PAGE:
(We reproduce here an article by Indo-Pak journalist Sonya Fatah, which appeared in the Times of India, September 17)
Bangladesh, India and Pakistan may well be separate nations with independent flags, anthems and identities but the kind of human tragedy they offer the world is distinctly South Asian. There must be some deep-rooted web somewhere under the surface that reveals how wonderfully we treat our own citizens, especially if they happen to be struggling to survive.
Take for instance, the recent news out of Karachi that a clothing factory in the industrial part of town was engulfed in fire. The manager on duty, fearing the worst from his team of X hundred workers (we don’t know exactly how many), decided that it was in the best interest of his bosses to lock up the steel doors, just in case the fire gave anyone an idea to loot piles of stone-washed jeans ready for shipment to Europe, where the orders obtained would earn our manager’s sensible owners, a lucrative pile of Euros. Oh well, it was not to be. The manager, while ensuring his bosses’ safety and security, didn’t realize that there was a human pen inside that would have to die to protect inflammable material. Trapped inside - some three hundred people (or who knows) died, most of them of asphyxiation.
Only one news report casually - at its very bottom - revealed the names of the factory owners - a father and his two sons; Shahid, Ali and Arshad Bhela who ran a garment factory. Everywhere else it was simply reported that the ‘owners’ were on the lam. There was no mention of the factory address, the name of the business or those who would necessarily have to be held accountable for providing little to no basic security for the people working long shifts to maintain the health of the business.
A social activist in Pakistan, Sarwar Bari, writes in the Express Tribune, “How many factory owners belong to ruling parties and how many political parties are controlled by industrialists, who not only violate labour laws but also safety and hygiene standards. They blatantly violate rights of the workers who generate profits for them. They neither allow independent unions to function in their factories, nor do they fulfill their legal duty on their own.”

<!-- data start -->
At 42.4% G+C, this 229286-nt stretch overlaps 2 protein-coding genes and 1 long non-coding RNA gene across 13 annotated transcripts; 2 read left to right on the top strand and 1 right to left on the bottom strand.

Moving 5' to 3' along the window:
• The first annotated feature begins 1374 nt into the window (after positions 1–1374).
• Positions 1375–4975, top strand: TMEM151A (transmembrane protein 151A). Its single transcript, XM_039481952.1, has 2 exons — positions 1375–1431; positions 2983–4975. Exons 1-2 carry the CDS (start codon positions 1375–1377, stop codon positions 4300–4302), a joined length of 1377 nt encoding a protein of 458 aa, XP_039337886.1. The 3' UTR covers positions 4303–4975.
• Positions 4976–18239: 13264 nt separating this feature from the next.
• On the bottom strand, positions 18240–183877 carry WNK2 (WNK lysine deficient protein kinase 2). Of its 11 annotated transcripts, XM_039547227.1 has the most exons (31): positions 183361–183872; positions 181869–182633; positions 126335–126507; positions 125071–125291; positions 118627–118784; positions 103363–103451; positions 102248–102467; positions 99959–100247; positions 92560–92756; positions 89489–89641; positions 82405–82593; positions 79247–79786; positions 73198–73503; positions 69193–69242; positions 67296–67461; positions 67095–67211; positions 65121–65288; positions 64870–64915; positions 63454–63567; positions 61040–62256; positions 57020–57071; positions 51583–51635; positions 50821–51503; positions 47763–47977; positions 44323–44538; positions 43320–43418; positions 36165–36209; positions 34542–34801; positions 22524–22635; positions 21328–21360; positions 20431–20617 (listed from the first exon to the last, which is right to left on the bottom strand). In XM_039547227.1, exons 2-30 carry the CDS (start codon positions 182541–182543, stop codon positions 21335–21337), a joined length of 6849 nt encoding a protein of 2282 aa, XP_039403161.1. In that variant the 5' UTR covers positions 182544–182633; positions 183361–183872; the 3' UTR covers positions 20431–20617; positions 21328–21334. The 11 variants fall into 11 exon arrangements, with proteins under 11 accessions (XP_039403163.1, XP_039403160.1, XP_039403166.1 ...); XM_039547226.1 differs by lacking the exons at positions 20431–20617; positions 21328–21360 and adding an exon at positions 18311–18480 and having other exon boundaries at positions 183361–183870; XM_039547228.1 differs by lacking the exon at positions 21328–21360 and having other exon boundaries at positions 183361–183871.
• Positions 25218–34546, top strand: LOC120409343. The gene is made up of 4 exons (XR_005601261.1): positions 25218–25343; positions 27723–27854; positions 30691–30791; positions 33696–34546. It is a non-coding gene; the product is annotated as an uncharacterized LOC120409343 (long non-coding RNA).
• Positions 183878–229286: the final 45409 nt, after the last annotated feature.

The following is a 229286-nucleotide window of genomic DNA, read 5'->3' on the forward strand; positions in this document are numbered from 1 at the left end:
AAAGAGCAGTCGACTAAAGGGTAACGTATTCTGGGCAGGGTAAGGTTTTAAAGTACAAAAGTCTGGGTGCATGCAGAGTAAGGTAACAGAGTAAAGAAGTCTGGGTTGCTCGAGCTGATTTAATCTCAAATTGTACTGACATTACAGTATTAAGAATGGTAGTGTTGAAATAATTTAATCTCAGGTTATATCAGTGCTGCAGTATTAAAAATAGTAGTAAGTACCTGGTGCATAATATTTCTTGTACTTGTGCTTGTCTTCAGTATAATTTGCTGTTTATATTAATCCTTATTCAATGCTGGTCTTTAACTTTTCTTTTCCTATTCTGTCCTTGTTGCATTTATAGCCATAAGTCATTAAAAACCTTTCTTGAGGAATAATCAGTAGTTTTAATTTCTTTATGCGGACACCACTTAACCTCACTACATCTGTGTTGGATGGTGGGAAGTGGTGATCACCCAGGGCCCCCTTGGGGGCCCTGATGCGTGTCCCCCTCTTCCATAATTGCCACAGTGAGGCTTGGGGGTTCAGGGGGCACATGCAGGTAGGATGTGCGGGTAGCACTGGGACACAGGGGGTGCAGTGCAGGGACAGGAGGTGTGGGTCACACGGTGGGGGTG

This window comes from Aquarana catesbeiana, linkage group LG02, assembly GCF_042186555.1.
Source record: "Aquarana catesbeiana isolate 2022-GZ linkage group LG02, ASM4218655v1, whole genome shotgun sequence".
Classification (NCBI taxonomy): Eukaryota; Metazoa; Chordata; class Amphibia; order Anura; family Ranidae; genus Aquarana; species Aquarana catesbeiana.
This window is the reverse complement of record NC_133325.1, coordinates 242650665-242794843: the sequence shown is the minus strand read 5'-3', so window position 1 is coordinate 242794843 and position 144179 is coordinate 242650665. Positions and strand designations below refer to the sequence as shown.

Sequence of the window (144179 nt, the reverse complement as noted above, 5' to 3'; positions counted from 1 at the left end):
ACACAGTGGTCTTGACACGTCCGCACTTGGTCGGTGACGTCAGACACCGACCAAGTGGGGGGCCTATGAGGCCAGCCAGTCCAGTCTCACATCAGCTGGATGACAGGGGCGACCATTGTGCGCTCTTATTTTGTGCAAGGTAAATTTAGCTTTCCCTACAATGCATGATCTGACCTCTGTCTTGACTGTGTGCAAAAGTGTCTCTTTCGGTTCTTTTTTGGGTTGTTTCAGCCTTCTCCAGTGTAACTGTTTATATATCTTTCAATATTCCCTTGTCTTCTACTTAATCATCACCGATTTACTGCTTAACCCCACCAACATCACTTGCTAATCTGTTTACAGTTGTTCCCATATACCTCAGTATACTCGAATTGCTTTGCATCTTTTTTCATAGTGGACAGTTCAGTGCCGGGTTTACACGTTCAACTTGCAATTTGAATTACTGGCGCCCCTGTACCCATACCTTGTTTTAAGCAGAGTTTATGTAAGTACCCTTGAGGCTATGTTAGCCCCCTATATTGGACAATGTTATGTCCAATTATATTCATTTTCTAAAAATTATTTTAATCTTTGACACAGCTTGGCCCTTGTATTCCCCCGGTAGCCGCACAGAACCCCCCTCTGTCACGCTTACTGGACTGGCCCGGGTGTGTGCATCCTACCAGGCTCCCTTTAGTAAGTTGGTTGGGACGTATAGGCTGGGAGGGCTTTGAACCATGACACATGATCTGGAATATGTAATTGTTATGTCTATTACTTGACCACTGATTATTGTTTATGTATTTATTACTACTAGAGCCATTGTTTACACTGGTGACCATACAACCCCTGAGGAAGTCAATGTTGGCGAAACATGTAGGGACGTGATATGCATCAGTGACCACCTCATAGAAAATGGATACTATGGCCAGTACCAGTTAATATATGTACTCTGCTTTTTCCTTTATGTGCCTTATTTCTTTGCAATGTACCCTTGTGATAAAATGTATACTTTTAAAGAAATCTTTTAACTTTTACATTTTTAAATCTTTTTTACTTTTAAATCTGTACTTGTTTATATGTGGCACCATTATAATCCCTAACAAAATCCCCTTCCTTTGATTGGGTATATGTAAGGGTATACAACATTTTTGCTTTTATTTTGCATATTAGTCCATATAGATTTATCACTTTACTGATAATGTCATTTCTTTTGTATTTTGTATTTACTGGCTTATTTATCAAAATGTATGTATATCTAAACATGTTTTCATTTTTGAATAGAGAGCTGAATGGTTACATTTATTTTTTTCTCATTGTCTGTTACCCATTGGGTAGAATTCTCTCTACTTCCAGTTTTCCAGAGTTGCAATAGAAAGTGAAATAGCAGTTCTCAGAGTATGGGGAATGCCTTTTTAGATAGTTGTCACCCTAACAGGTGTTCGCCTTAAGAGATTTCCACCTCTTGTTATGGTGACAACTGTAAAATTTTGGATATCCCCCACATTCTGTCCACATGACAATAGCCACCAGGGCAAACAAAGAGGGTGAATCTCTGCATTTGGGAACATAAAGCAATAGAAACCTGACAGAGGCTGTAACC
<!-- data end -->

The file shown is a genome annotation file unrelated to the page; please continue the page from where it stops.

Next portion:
Bari has been fighting for the rights of power loom workers in Faisalabad, Jhang and Toba Tek Singh since 2003. In recent months, 25 workers have been electrocuted. Most likely all deaths could have been prevented had safety standards had been in place. Bari’s cynicism is not misplaced when he assumes that most of us, angered about the deaths of the Karachi 300+ will soon forget about it.
As I read about this tragedy I was reminded about the Amri Hospital fire in Kolkatta last December. Most of the 90 deaths there were a result of asphyxiation, which is normally what happens when there is a fire. But if the hospital authorities had called for an evacuation earlier, considering the basement housed a wide range of inflammable materials in its pharmacy, storeroom and biomedical department, many of those deaths could have been avoided.
Two years ago, Dhaka had its own garment factory tragedy when fire swept through a workroom of one floor. Workers trapped inside by sealed emergency exits, jumped to their deaths from the 10th floor windows. Some 27 people died and more than 100 were injured, months after another 25 people died in a sweater factory.
I’m not sure what’s happened in any of these places post these incidents.
Have workers rights improved? Given various power structures, the nexus between government and business, we can be proud that while we have our differences there are certain realities that still bind us together - reasons to fly those flags high.
In the 1911 Triangle shirtwaist factory fire in New York City, the hundreds of women employees could not escape because all exits save one were locked. Women jumped to their death from high windows. In the enquiry that followed, the employees escaped unscathed.
That horrific fire seems to have become a template for industrial accidents of future years. Certainly, the Sivakasi fire in India, and fires in Pakistan’s and Bangladesh’s garment industry, have proved how employees get away again and again with murder: violating safety and labour laws with impunity, and displaying utter callousness in endangering the lives of the workers.